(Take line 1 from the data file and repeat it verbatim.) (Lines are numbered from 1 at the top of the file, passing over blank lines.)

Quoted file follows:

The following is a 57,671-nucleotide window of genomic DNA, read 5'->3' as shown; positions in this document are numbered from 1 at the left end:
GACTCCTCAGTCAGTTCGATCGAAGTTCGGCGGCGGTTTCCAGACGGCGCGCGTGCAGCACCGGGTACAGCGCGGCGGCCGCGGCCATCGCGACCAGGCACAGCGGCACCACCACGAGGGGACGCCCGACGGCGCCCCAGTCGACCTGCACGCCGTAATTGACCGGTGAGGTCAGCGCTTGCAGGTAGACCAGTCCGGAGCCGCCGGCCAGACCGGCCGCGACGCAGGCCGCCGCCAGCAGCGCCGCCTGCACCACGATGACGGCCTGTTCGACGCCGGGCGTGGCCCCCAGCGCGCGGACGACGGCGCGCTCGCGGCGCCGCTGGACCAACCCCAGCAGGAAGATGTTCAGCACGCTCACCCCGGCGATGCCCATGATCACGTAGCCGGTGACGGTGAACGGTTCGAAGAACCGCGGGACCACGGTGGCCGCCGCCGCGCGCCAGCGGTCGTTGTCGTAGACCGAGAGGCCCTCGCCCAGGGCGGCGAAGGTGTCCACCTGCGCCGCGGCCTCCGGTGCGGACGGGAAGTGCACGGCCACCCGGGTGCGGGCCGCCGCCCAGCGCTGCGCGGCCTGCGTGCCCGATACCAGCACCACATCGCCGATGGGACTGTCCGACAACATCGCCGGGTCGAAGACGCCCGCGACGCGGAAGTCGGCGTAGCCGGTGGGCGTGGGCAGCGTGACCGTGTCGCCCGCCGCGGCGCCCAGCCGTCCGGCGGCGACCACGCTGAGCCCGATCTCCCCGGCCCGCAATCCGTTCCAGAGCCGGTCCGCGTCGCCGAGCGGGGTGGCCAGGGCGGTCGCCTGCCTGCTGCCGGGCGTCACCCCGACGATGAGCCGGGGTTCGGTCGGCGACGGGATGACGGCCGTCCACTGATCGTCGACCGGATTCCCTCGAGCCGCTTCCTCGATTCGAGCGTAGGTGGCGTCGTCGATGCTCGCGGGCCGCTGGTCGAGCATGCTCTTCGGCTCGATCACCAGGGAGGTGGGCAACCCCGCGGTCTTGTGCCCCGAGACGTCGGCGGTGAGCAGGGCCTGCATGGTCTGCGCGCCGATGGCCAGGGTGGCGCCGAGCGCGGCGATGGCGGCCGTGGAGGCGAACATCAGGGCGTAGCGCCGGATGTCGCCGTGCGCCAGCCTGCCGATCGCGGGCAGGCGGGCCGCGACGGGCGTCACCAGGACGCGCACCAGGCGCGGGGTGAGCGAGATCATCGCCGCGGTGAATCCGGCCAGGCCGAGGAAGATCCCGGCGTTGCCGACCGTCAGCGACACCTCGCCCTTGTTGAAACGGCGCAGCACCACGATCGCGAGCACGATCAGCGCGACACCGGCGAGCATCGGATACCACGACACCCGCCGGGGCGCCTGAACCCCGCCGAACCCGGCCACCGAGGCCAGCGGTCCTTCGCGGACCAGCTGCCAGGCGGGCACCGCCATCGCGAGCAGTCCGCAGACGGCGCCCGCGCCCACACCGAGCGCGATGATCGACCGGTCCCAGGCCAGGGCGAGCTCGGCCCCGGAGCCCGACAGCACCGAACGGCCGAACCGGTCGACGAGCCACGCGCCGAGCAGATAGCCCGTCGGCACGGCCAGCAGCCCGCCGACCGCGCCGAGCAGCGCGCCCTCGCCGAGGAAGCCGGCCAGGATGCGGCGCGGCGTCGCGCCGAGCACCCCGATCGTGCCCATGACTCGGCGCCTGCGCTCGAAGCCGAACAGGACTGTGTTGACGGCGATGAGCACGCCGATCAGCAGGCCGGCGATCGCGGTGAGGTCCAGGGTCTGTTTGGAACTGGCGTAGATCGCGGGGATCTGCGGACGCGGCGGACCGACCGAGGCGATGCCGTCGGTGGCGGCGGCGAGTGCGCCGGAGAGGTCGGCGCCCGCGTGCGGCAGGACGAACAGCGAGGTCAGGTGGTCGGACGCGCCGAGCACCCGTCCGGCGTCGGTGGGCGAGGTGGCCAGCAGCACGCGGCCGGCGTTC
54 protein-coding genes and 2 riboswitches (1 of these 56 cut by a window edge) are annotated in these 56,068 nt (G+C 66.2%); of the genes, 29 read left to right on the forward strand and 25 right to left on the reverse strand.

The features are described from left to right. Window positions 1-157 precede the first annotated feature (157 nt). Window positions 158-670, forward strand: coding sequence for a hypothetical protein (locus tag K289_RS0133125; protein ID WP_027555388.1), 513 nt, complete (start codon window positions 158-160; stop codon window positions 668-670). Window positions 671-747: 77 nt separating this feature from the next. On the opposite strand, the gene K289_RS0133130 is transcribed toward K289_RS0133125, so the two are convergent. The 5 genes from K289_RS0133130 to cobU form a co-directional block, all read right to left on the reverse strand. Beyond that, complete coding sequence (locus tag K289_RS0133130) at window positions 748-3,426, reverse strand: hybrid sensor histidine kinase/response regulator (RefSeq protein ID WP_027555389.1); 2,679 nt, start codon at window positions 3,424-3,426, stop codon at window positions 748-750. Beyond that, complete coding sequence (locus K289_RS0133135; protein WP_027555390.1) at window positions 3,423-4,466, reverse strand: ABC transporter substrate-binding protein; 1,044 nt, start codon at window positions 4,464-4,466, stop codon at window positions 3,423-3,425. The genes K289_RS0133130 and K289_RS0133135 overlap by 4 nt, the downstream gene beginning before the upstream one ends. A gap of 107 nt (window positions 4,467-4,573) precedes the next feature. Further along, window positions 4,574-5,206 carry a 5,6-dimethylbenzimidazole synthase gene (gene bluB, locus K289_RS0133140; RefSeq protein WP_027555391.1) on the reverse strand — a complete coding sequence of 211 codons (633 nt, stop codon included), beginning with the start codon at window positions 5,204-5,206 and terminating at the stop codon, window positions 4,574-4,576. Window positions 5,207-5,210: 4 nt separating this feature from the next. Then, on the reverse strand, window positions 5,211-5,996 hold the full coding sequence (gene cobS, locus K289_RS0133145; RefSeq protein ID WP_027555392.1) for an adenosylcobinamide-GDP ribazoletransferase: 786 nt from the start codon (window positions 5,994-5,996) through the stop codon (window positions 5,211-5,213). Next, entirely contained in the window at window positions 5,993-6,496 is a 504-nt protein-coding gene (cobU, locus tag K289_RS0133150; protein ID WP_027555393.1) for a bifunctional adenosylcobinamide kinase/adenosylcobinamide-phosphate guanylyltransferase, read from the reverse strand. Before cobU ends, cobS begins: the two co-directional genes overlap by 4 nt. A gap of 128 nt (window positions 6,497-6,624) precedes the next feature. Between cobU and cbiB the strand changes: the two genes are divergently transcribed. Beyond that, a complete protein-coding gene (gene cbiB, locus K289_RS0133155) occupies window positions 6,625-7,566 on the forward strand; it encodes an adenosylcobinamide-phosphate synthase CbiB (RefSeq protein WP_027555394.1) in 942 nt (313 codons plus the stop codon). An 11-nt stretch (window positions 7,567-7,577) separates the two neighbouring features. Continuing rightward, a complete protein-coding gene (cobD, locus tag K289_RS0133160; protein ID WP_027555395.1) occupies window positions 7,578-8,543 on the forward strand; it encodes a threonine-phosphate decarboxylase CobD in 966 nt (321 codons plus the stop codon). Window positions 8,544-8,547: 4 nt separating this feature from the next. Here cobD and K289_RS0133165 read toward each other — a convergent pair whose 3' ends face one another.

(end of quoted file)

The following is a 57,671-nucleotide window of genomic DNA, read 5'->3' as shown; positions in this document are numbered from 1 at the left end: